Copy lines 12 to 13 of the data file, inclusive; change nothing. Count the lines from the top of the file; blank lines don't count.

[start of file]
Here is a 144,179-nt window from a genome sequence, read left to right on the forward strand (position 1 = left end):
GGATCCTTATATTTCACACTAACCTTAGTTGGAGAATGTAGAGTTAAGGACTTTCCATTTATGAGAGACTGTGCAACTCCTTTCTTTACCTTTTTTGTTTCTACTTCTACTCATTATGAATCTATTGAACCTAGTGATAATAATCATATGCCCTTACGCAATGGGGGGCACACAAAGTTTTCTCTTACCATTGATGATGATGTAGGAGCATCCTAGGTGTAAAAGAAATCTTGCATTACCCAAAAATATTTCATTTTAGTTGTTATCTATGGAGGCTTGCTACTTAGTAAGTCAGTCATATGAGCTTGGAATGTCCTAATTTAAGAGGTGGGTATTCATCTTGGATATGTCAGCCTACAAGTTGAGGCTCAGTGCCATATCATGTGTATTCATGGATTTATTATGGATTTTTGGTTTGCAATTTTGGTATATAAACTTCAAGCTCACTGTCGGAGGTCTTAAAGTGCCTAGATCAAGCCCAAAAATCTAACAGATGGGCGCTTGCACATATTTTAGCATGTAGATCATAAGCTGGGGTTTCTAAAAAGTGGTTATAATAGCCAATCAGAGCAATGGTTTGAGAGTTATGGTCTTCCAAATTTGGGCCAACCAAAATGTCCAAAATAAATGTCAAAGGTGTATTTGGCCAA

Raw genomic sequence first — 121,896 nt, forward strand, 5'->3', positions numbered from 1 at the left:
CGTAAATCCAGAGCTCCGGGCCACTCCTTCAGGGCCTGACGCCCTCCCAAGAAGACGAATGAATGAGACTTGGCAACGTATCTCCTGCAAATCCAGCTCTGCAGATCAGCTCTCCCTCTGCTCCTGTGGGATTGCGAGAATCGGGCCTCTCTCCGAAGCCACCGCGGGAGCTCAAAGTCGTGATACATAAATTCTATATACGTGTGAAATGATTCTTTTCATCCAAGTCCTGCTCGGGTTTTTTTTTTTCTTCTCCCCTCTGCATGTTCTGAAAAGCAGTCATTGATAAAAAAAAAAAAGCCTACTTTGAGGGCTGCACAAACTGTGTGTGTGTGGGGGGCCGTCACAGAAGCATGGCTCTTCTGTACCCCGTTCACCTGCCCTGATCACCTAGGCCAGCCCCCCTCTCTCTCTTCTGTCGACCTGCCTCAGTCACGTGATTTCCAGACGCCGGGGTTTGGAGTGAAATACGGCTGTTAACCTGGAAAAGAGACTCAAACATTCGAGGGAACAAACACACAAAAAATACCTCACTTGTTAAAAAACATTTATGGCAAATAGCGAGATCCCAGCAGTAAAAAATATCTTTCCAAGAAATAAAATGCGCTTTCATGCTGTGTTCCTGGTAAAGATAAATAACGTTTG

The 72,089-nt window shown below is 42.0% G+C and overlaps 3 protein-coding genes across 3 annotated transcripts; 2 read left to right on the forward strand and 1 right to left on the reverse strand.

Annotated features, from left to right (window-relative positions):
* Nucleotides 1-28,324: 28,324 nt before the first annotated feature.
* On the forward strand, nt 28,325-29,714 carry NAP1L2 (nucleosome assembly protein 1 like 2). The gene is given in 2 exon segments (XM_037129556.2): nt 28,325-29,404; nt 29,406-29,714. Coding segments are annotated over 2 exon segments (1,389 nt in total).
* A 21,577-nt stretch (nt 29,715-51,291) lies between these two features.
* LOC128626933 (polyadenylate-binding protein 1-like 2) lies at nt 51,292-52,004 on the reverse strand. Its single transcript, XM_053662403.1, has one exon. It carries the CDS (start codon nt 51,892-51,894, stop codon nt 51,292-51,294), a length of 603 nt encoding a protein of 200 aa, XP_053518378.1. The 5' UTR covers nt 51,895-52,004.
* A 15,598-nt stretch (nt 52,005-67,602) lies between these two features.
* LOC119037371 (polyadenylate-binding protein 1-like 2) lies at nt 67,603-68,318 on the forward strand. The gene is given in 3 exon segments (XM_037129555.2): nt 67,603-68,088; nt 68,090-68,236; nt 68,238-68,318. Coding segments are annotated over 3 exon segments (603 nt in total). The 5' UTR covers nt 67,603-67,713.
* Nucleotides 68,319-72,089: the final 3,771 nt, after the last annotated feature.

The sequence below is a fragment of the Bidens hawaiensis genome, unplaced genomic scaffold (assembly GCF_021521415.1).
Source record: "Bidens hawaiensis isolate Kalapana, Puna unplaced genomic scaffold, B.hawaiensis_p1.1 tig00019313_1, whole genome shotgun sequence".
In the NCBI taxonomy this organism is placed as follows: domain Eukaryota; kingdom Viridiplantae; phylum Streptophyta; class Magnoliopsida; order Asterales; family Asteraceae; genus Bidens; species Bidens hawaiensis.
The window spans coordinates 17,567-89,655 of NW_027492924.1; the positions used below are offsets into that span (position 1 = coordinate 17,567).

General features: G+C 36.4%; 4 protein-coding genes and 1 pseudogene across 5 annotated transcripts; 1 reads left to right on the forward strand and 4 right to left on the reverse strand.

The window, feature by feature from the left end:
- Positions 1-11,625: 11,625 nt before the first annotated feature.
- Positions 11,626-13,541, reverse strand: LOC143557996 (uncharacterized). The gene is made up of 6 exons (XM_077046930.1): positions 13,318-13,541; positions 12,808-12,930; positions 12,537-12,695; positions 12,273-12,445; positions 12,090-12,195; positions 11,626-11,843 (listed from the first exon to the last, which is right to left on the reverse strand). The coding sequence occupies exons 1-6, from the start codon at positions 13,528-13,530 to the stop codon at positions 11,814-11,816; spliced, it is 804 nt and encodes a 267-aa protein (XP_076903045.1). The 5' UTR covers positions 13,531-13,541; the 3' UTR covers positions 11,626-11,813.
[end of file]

* LOC119037371 (polyadenylate-binding protein 1-like 2) lies at nt 67,603-68,318 on the forward strand. The gene is given in 3 exon segments (XM_037129555.2): nt 67,603-68,088; nt 68,090-68,236; nt 68,238-68,318. Coding segments are annotated over 3 exon segments (603 nt in total). The 5' UTR covers nt 67,603-67,713.
* Nucleotides 68,319-72,089: the final 3,771 nt, after the last annotated feature.